A bit less than halfway through Ibram X. Kendi's "How to Be an Antiracist". The most important points I've absorbed so far are how "Not Racist" (e.g. the "I don't see color" and "lets not move on and get into 'reverse discrimination'" stuff) is not the opposite of "Racist", and how in the racist/not-racist camp, Kendi points out the segregationist tendency and the assimilationist.
August 3, 2020
Sometimes the line between an assimilationist mandate to deny differences and the antiracist ability to recognize differences without hierarchically judging them seems a tough row to hoe. Celebrating difference, but still holding on to a bit of a tabula rasa view - or at least a view that recognizes how the crushing majority of inequalities result from racism baked into the system level.
It's the systems that are the problem, especially tricky are ones that fancy themselves race- or sex-neutral. I've been in bands that modeled themselves in a no-real-'leader' / non-hierarchical / democratic way, but when disagreement resolution then becomes "loudest voice in the argument wins", that's likely to be sexist or racist.
Melissa mentioned a parallel inversion, she got so sick and tired of certain men at work cutting in and talking over and interrupting her. And she saw it was sexist. But then she witnessed the same guys interrupting each other guys in the same way when women weren't around. So it's still sexist, but sexism embedded in a system of interaction, not sexism that is explicitly acting like it knows "men are better than women".
I've thought about this before in the context of the term "racist". We have the one word for (as Kendi might frame it) a segregationist view, that races or sexist are unequal and should be treated that way, as well as the softer but more insidious assimilationist view that grants a superficial equality but doesn't recognize how the entry requirements are proportionally different because of the status quos of society. (Like, "we don't discriminate against poor people - anyone is free to buy this $1000 ticket!" or whatever) And anti-racists don't want to give that "softer" racism a pass, so they call it out using the term racist. But people who are assimilationist "not racist" resent being called the R-word because they know that they believe in the equality of different groups. (Kendi also argues against seeing "racist" as a slur, in the sense of letting people assume it's just 'a view I disagree with', and looks to more technical definitions.)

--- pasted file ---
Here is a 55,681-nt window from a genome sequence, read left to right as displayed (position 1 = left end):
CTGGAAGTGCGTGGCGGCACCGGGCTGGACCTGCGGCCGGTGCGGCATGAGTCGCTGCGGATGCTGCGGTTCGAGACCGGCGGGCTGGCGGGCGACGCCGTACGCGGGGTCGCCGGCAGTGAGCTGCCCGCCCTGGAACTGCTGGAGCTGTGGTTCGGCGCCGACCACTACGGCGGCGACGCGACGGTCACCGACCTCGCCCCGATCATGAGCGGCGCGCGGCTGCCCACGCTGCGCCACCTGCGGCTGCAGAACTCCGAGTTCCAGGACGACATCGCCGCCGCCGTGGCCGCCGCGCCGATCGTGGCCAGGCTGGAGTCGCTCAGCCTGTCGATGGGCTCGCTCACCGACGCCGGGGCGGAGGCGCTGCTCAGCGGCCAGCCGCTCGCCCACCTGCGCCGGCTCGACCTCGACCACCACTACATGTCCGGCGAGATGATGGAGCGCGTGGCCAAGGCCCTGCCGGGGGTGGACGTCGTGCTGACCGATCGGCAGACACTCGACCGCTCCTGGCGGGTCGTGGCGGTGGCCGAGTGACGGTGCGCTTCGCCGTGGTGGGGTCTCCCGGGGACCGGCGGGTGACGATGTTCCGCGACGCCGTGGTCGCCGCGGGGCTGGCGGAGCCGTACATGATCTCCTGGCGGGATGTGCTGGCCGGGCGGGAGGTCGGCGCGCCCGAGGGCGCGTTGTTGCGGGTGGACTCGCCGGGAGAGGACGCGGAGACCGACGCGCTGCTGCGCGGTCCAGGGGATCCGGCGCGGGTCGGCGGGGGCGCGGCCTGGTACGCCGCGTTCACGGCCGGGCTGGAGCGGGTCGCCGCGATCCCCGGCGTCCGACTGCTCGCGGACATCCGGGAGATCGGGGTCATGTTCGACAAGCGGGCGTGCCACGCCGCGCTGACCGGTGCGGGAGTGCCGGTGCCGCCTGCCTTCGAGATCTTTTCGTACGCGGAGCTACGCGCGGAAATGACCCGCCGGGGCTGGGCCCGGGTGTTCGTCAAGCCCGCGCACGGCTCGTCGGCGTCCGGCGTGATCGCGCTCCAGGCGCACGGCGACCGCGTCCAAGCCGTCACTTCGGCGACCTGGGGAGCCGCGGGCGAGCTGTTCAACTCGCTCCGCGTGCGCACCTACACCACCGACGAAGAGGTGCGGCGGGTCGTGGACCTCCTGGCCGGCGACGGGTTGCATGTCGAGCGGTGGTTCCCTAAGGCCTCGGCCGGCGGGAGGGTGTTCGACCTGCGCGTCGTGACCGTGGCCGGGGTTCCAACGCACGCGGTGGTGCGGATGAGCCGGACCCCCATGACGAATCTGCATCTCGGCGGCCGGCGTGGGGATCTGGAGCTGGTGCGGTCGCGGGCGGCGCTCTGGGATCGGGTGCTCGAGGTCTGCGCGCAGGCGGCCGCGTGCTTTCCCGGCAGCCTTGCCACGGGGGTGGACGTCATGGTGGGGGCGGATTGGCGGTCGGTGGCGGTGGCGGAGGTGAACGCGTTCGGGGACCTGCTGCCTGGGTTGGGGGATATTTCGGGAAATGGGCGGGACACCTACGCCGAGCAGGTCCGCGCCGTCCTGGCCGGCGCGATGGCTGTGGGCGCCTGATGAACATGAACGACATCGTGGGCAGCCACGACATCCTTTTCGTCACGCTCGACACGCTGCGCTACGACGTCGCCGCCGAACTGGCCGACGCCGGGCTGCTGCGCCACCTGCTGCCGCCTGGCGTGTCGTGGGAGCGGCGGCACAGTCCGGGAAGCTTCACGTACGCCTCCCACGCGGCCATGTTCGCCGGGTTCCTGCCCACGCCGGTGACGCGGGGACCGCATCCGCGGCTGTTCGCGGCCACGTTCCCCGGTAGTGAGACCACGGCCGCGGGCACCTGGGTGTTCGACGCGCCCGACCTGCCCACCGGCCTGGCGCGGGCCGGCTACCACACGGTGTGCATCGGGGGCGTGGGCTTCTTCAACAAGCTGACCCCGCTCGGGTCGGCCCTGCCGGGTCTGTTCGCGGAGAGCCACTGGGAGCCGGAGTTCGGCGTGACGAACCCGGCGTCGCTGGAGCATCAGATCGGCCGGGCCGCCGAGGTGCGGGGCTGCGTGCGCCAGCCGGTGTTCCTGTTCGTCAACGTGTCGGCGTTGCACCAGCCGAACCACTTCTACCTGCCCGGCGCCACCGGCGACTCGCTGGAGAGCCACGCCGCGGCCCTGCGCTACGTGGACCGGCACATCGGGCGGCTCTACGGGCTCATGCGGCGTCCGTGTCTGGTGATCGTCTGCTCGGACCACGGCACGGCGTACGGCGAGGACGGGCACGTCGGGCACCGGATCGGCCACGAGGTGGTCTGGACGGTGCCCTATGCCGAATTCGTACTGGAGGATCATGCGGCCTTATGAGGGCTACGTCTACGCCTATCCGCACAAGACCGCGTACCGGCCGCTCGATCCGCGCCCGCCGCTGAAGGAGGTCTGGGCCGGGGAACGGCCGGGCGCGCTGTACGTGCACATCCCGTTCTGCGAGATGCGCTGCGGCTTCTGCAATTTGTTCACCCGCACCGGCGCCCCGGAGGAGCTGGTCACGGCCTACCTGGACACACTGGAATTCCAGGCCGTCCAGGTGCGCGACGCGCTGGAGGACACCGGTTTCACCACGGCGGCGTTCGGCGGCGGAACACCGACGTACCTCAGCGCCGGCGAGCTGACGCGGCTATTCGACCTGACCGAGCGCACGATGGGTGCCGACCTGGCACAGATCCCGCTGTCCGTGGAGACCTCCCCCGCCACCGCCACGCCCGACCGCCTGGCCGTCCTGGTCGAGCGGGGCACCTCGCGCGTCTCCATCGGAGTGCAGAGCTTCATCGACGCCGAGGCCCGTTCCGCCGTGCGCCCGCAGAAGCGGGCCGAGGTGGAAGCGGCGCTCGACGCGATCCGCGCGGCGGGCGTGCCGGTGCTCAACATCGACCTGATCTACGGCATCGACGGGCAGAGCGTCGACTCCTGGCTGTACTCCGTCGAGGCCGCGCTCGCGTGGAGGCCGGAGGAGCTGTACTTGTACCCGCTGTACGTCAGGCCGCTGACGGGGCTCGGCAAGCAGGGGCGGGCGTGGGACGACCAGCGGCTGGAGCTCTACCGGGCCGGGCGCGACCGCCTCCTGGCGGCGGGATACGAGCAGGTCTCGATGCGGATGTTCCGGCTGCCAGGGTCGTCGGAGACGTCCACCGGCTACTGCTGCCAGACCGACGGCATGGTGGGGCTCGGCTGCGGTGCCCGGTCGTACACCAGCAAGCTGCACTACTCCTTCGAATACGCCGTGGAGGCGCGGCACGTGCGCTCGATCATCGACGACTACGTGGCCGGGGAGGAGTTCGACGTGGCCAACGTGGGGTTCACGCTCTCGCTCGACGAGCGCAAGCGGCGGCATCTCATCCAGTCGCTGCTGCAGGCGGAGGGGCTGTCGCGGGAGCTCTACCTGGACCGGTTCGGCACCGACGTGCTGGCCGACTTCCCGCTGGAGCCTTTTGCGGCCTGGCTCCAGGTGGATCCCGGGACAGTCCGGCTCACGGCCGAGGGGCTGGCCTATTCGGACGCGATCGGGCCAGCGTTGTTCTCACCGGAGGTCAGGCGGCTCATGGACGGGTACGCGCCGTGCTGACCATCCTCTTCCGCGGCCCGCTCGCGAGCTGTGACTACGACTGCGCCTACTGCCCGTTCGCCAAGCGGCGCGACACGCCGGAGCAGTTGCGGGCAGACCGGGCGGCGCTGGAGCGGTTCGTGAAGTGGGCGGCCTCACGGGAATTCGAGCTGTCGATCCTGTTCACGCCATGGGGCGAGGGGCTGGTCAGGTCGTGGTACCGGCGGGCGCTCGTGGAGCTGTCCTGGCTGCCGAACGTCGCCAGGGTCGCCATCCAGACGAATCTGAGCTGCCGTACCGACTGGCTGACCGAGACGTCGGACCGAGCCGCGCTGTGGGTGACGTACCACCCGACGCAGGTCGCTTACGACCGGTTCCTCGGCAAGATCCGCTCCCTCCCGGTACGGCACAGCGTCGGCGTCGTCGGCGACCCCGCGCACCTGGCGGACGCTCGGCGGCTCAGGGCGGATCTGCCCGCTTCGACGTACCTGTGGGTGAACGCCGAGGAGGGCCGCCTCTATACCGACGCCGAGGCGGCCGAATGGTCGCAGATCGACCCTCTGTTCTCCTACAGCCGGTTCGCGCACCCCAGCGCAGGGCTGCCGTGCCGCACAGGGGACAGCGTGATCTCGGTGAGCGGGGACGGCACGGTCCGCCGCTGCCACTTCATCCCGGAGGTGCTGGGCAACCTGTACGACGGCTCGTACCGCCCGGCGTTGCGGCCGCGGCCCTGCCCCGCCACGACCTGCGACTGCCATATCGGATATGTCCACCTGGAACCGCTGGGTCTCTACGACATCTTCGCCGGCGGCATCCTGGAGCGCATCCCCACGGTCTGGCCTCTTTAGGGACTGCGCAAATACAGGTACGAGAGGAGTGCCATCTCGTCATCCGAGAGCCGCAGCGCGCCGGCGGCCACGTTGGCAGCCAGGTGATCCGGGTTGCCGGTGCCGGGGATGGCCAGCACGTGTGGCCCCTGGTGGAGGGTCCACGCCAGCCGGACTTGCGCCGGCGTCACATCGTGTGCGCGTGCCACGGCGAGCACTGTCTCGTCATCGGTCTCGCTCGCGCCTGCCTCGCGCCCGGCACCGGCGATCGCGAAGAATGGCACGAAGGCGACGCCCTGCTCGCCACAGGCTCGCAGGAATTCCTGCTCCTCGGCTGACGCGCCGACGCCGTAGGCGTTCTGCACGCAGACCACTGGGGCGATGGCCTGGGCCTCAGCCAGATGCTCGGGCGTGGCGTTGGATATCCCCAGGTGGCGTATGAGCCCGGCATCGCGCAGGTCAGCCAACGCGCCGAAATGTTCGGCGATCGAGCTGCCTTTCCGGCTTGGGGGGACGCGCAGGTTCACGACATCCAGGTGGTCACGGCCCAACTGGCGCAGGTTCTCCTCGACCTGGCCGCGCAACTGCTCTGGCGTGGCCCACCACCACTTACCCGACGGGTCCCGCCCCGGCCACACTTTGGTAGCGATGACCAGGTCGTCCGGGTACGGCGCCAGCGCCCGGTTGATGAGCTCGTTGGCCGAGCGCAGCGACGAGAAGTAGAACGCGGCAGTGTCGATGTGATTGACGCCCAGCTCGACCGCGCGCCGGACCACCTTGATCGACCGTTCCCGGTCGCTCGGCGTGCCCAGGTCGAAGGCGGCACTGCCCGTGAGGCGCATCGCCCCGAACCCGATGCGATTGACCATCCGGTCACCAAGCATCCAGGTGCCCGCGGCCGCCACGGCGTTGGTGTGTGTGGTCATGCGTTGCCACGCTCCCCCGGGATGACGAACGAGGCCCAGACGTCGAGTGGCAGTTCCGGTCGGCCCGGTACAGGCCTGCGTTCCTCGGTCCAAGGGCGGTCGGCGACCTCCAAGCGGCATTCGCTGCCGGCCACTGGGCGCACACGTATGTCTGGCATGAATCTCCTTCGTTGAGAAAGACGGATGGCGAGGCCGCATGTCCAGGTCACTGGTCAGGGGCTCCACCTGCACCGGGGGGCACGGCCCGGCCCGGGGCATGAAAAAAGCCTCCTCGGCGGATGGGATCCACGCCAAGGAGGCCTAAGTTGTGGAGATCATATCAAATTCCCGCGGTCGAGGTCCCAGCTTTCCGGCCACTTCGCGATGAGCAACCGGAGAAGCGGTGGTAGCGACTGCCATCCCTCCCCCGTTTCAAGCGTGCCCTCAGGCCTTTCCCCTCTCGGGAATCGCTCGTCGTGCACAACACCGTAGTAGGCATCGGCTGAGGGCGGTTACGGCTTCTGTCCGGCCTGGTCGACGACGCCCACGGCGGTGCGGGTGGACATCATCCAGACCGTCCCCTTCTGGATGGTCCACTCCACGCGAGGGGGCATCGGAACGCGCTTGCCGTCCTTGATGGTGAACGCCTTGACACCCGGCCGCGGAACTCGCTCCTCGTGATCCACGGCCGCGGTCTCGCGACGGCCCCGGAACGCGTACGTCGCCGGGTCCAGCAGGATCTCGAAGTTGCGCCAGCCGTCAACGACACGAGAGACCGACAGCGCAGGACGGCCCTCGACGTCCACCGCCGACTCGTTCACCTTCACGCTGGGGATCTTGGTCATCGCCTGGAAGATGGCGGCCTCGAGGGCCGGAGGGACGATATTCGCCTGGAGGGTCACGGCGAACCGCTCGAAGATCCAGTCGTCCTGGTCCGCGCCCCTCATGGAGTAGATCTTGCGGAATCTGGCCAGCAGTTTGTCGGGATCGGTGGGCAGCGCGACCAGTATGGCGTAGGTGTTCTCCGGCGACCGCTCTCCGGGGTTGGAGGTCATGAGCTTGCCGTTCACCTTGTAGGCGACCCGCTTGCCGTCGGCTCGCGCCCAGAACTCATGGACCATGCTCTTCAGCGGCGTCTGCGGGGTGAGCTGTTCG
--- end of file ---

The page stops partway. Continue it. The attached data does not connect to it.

Back in the band, another weird bit of geeky systematic sexism snuck in, one woman had used some of her spoons to set up a particularly nice socially distanced gig and she posted it on "Gig-O-Matic", the tool we use to email blast rehearsals and gigs within the group. This gig had some parallels with a gig we had had the week before, but the location was different. Some dudes in the group grumbled about the change in venue and it got into a bit of a debate where there shouldn't have been, since it had been set. And I personally took a "lets figure out both sides of the debate" role - but part of that sprung from my never having read the Gig-O-Matic entry closely, just glanced at it at best - to the extent I hadn't even realized 'til after the whole event who had set it up.
But not realizing it was a woman in this case is not exculpatory - if a technological system is set up to be a fair, open-access thing, but then is not properly heeded, that can be a form of soft sexism or racism too.
Some tough stuff! Oh and to top it off I managed to land a non-apology ala "sorry that you were offended" - I really did mean I was sorry I had chosen poorly to both-sideser, even if it was not deliberately sexist because I wasn't even cognizant of who had made the initial post. Whoops!
Life is tragic simply because the earth turns, and the sun inexorably rises and sets, and one day, for each of us, the sun will go down for the last, last time. Perhaps the whole root of our trouble, the human trouble, is that we will sacrifice all the beauty of our lives, will imprison ourselves in totems, taboos, crosses, blood sacrifices, steeples, mosques, races, armies, flags, nations, in order to deny the fact of death, which is the only fact we have. It seems to me that one ought to rejoice in the fact of death – ought to decide, indeed, to earn one's death by confronting with passion the conundrum of life.
RIP Wilford Brimley!
My Band JP Honk were part of a joint production of the Fenway Porchfest:
(video assembled by Red Shaydez who ends the video spittin' a little fire)
I love how everyone has an ideological point that isn't wrong during COVID-19: libertarians are mad at the FDA and CDC; socialists are mad at the fact that we don't have universal healthcare; liberals are mad at the Trump admin; conservatives are mad at the media.
You can take seriously the socialists' concern for the welfare of the least fortunate, the libertarians' worries about bureaucratic bloat and calcification, the nationalists' desire for robust self-sufficiency, and the conservatives' concern that the media isn't seeing a crisis situation clearly (though conservative media has arguably been even worse). In all likelihood, the stubborn people from the different groups counterbalance each other anyway. If your goal is to be a pragmatist and a pluralist, you can go ahead and, as MGMT sang, "take only what you need from [them]."